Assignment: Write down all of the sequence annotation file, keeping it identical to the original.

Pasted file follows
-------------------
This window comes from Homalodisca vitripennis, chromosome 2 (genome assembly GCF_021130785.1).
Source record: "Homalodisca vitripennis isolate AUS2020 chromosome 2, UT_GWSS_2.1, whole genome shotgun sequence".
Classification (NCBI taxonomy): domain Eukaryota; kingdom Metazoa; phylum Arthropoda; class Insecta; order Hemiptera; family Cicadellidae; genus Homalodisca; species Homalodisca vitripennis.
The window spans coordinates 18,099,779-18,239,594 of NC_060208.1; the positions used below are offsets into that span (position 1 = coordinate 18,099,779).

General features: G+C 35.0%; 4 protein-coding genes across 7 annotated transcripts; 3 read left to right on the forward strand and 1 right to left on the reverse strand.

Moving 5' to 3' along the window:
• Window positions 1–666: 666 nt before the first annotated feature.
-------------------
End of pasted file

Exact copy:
This window comes from Homalodisca vitripennis, chromosome 2 (genome assembly GCF_021130785.1).
Source record: "Homalodisca vitripennis isolate AUS2020 chromosome 2, UT_GWSS_2.1, whole genome shotgun sequence".
Classification (NCBI taxonomy): domain Eukaryota; kingdom Metazoa; phylum Arthropoda; class Insecta; order Hemiptera; family Cicadellidae; genus Homalodisca; species Homalodisca vitripennis.
The window spans coordinates 18,099,779-18,239,594 of NC_060208.1; the positions used below are offsets into that span (position 1 = coordinate 18,099,779).

General features: G+C 35.0%; 4 protein-coding genes across 7 annotated transcripts; 3 read left to right on the forward strand and 1 right to left on the reverse strand.

Moving 5' to 3' along the window:
• Window positions 1–666: 666 nt before the first annotated feature.